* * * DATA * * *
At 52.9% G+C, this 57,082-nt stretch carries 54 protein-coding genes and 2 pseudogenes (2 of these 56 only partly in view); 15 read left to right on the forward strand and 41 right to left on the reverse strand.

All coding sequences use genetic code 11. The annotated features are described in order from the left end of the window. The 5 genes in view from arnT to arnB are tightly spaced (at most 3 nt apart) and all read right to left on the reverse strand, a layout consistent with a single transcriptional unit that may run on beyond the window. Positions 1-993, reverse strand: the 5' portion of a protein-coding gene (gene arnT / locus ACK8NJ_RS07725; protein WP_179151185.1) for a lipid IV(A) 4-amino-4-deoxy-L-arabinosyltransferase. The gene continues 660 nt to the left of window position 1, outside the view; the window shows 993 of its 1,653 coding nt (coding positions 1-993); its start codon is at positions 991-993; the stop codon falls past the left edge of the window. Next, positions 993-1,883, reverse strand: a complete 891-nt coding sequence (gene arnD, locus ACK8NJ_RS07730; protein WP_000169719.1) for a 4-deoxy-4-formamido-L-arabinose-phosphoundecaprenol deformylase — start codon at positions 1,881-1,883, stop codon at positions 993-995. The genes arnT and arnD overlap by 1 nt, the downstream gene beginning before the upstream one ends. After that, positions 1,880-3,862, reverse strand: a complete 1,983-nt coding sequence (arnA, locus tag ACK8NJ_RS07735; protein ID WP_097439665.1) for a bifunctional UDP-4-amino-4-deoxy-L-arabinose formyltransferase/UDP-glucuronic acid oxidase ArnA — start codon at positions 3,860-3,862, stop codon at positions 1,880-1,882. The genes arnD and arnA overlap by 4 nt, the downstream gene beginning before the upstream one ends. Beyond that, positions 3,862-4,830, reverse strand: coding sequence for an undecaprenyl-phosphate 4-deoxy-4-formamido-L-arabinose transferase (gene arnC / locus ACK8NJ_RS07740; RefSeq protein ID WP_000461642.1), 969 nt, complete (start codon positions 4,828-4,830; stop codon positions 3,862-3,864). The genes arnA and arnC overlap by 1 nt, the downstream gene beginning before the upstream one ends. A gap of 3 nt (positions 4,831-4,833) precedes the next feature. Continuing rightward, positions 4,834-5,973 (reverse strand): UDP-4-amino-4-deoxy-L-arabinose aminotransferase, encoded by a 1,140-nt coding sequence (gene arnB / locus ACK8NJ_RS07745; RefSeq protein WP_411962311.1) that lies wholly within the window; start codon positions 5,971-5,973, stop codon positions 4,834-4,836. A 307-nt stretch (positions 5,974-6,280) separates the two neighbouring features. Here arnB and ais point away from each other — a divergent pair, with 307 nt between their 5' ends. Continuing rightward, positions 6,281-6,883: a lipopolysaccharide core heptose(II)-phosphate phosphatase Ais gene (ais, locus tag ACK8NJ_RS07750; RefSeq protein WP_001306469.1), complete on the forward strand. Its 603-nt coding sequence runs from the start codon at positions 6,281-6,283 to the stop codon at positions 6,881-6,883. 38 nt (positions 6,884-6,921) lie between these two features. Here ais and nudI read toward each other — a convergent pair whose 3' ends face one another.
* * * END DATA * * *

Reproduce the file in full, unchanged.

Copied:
At 52.9% G+C, this 57,082-nt stretch carries 54 protein-coding genes and 2 pseudogenes (2 of these 56 only partly in view); 15 read left to right on the forward strand and 41 right to left on the reverse strand.

All coding sequences use genetic code 11. The annotated features are described in order from the left end of the window. The 5 genes in view from arnT to arnB are tightly spaced (at most 3 nt apart) and all read right to left on the reverse strand, a layout consistent with a single transcriptional unit that may run on beyond the window. Positions 1-993, reverse strand: the 5' portion of a protein-coding gene (gene arnT / locus ACK8NJ_RS07725; protein WP_179151185.1) for a lipid IV(A) 4-amino-4-deoxy-L-arabinosyltransferase. The gene continues 660 nt to the left of window position 1, outside the view; the window shows 993 of its 1,653 coding nt (coding positions 1-993); its start codon is at positions 991-993; the stop codon falls past the left edge of the window. Next, positions 993-1,883, reverse strand: a complete 891-nt coding sequence (gene arnD, locus ACK8NJ_RS07730; protein WP_000169719.1) for a 4-deoxy-4-formamido-L-arabinose-phosphoundecaprenol deformylase — start codon at positions 1,881-1,883, stop codon at positions 993-995. The genes arnT and arnD overlap by 1 nt, the downstream gene beginning before the upstream one ends. After that, positions 1,880-3,862, reverse strand: a complete 1,983-nt coding sequence (arnA, locus tag ACK8NJ_RS07735; protein ID WP_097439665.1) for a bifunctional UDP-4-amino-4-deoxy-L-arabinose formyltransferase/UDP-glucuronic acid oxidase ArnA — start codon at positions 3,860-3,862, stop codon at positions 1,880-1,882. The genes arnD and arnA overlap by 4 nt, the downstream gene beginning before the upstream one ends. Beyond that, positions 3,862-4,830, reverse strand: coding sequence for an undecaprenyl-phosphate 4-deoxy-4-formamido-L-arabinose transferase (gene arnC / locus ACK8NJ_RS07740; RefSeq protein ID WP_000461642.1), 969 nt, complete (start codon positions 4,828-4,830; stop codon positions 3,862-3,864). The genes arnA and arnC overlap by 1 nt, the downstream gene beginning before the upstream one ends. A gap of 3 nt (positions 4,831-4,833) precedes the next feature. Continuing rightward, positions 4,834-5,973 (reverse strand): UDP-4-amino-4-deoxy-L-arabinose aminotransferase, encoded by a 1,140-nt coding sequence (gene arnB / locus ACK8NJ_RS07745; RefSeq protein WP_411962311.1) that lies wholly within the window; start codon positions 5,971-5,973, stop codon positions 4,834-4,836. A 307-nt stretch (positions 5,974-6,280) separates the two neighbouring features. Here arnB and ais point away from each other — a divergent pair, with 307 nt between their 5' ends. Continuing rightward, positions 6,281-6,883: a lipopolysaccharide core heptose(II)-phosphate phosphatase Ais gene (ais, locus tag ACK8NJ_RS07750; RefSeq protein WP_001306469.1), complete on the forward strand. Its 603-nt coding sequence runs from the start codon at positions 6,281-6,283 to the stop codon at positions 6,881-6,883. 38 nt (positions 6,884-6,921) lie between these two features. Here ais and nudI read toward each other — a convergent pair whose 3' ends face one another.